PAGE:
Since biologically I am female, naturally, I express a lot of feminine traits. It’s an inherent thing. There’s no need to consciously learn these aspects of my feminine psyche. On the other hand, I’ve been struggling with a stable self-concept that I can always uphold in all kinds of situations, across all contexts, so that I don’t have to act in a certain way and act another way in another situation. It’s tiresome to juggle multiple identities. Ironically, isn’t that the way our modern lives has conditioned this identity-shifting pattern of thinking as a daily necessity?
Of course, there are defense mechanisms we can always use to cope with the instability of our sense of self – but it takes a lot of time to develop that mature attitude, to transmute a particular emotion to a positive perception beneficial for both our ego and for others. For win-win situations. Takes a lot of trials and errors. Any entrepreneur would agree with that statement when starting out a business.
However, I’m willing to keep on learning how to take advantage of my androgyny, channel them in functional ways that work best for me.
It’s still difficult for me to act the way I would really act when some guy on the street whistled just because I have long hair, or to accept that a guy is attracted to me because of the outer appearance I naturally express, which is the most natural thing in the world for us to do as we are – animalistic human beings (who are also intelligent).
In the past year, I’ve really learned a bad behavior. To counter that whistle, I adopted these really unfeminine, aggressive, and self-destructive behaviors that actually kills my femininity. Because that little whistle, or that look, or that touch a stranger makes you feel – you instantly feel vulnerable. As a result, I don’t feel good at all whenever I am consciously or unconsciously expressing my sexuality and having the opposite sex ogling like a hungry animal (unless it’s someone I’m also attracted to. I mean, all this is just in the language of scientific literature. I’m won’t normally talk to people like this).
So I’ve come to transmute that behavior and direct that to a different focus – Human nature is amazing.
Which is why I always turn to science whenever these basic, self-destructive behaviors start to overwhelm me. Science tells us the similarities between both genders, across all races and cultures, societies all around the world.
With science, I’m glad that I can always remember how we can always take control of our thoughts, remember that we’re Homo sapiens, that is, intelligent animals, who can think in our own creative ways and adapt to all sorts of situations.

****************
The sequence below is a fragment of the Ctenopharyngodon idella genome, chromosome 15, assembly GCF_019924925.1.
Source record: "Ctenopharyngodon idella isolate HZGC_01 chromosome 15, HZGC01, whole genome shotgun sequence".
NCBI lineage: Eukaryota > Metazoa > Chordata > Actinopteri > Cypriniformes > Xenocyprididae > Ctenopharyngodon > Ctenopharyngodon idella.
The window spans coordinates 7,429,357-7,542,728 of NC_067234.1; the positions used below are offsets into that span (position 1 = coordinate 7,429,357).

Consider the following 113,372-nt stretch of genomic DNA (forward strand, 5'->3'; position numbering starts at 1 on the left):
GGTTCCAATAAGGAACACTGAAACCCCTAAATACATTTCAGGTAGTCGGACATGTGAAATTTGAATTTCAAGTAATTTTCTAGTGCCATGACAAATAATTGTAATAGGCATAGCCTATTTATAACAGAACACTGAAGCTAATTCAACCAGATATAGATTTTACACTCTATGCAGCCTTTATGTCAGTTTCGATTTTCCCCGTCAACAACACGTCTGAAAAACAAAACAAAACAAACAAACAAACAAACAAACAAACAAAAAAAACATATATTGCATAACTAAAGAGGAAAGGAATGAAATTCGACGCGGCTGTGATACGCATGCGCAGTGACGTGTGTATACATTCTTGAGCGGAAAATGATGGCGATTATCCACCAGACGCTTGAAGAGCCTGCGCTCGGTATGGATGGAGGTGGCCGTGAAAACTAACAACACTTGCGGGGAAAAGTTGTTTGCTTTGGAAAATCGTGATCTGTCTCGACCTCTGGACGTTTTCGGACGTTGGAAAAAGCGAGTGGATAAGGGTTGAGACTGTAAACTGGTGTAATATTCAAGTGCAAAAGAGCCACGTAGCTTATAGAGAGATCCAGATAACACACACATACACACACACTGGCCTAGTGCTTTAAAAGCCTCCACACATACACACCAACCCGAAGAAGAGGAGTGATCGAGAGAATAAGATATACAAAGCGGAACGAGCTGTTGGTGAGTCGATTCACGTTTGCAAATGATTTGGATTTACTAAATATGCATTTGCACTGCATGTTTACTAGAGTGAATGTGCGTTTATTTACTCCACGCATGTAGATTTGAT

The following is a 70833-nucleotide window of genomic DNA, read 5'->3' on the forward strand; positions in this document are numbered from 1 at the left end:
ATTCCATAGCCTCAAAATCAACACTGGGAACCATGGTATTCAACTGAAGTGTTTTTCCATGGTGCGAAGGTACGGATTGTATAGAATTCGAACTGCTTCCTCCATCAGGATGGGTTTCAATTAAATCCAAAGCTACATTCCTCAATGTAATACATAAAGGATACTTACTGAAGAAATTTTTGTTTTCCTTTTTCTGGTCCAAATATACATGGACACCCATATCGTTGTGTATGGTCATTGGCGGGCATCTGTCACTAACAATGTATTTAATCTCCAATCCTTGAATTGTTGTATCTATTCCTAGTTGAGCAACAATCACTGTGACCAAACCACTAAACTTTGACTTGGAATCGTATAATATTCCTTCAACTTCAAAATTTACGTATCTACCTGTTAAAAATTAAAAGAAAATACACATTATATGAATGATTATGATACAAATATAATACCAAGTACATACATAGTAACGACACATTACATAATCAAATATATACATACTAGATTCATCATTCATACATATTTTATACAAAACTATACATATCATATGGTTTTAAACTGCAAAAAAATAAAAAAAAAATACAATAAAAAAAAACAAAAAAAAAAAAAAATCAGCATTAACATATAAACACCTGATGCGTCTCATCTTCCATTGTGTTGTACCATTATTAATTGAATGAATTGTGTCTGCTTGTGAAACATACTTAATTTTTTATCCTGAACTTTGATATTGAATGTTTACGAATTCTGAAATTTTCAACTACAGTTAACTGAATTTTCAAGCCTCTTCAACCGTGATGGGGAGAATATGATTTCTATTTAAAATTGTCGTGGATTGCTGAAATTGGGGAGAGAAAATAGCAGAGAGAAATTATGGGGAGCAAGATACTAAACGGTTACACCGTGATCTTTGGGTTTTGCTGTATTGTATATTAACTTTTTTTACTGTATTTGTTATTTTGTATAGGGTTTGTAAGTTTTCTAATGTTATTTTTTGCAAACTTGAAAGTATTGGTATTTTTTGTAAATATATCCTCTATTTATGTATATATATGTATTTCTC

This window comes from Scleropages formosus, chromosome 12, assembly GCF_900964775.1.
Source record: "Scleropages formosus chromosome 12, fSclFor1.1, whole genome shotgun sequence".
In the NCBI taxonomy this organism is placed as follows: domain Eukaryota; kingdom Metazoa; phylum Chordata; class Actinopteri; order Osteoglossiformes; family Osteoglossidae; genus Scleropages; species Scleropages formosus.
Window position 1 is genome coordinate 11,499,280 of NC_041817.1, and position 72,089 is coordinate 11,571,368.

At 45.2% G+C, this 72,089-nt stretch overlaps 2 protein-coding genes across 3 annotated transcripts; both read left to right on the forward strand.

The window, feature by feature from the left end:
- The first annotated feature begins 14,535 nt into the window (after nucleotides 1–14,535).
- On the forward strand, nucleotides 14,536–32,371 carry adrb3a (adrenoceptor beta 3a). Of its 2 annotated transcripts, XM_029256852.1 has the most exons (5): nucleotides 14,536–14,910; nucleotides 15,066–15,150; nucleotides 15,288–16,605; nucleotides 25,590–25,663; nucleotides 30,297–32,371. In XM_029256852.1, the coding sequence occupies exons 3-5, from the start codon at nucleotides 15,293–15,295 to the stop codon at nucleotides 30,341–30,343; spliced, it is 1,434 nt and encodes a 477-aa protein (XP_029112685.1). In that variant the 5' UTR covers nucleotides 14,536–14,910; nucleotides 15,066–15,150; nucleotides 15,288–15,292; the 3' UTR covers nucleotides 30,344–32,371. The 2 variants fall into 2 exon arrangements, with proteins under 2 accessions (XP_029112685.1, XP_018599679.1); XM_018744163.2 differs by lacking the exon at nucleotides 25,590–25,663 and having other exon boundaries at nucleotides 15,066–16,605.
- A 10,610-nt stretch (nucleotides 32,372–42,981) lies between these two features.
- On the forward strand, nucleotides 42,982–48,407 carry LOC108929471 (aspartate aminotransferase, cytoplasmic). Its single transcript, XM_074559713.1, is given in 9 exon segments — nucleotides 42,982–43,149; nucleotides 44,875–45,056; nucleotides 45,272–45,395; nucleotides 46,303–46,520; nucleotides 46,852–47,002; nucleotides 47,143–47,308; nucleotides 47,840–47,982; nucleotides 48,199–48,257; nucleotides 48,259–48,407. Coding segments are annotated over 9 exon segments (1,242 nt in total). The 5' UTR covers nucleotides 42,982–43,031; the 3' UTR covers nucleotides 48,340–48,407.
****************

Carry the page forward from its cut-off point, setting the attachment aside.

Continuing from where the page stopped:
And just by directing those thoughts to this new, optimistic direction in mind, I’m already solving a personal problem.
At the end of last year, I finally chopped off my hair, mainly because of those feelings. I feel insecure about the very basic fact that men are attracted to visually-stimulating women and their most obvious beauty feature: Long mane. I am blessed to have naturally thick dark hair, which is slightly brown by nature. I was single. I was alone. I felt that I only have myself to rely on, and I can’t be this fragile. And so I cut my hair so I can act like a boy.
Now, though, I learn that I can manipulate how I behave. Last week, I’ve bought my clip-on fake hair that I can set myself up with before I get out of the door and seize the day, feel my best – feel my most confident. Before I clip that thing on, I ask myself: Do I want to be mainly a female throughout my day, or a man?
What matters is a win-win situation for all.
In conclusion, I think that a lot of problems within our societies come from personal sufferings like these, little or big, that which we keep struggling to fight within ourselves and therefore foster our larger environments the same behaviors we are struggling within. To make peace outside we must first use our limbic brain to direct our egoistic, animalistic, reptilian brains.
We’re Homo sapiens after all, and to love is to be a human being after all.
I saw my gynecologist the other day, and she said I’m fine. I just need to balance my hormones… by coping with stress well, by changing my lifestyle. In a world of power dominance, battle of the sexes, and money-driven society, I’m deciding to taking advantage of my androgyny to rule my world. Females live longer after all; females had the last laugh after all.
On a side note, men and women are not that different. In I suggest reading up on the latest studies on neuroscience. You’ll discover that there are more similarities between the male and female brains than there are differences. Except for the obvious fact that men’s brains are bigger than women. But bigger doesn’t mean better. Although we should always remember that women comes after men, according to the Genesis.
Cheers to human nature and the marvelous, artful, ingenious activity we now call great sex, and the sexuality we manifest in our everyday self-expression.
SALUNA is signing off.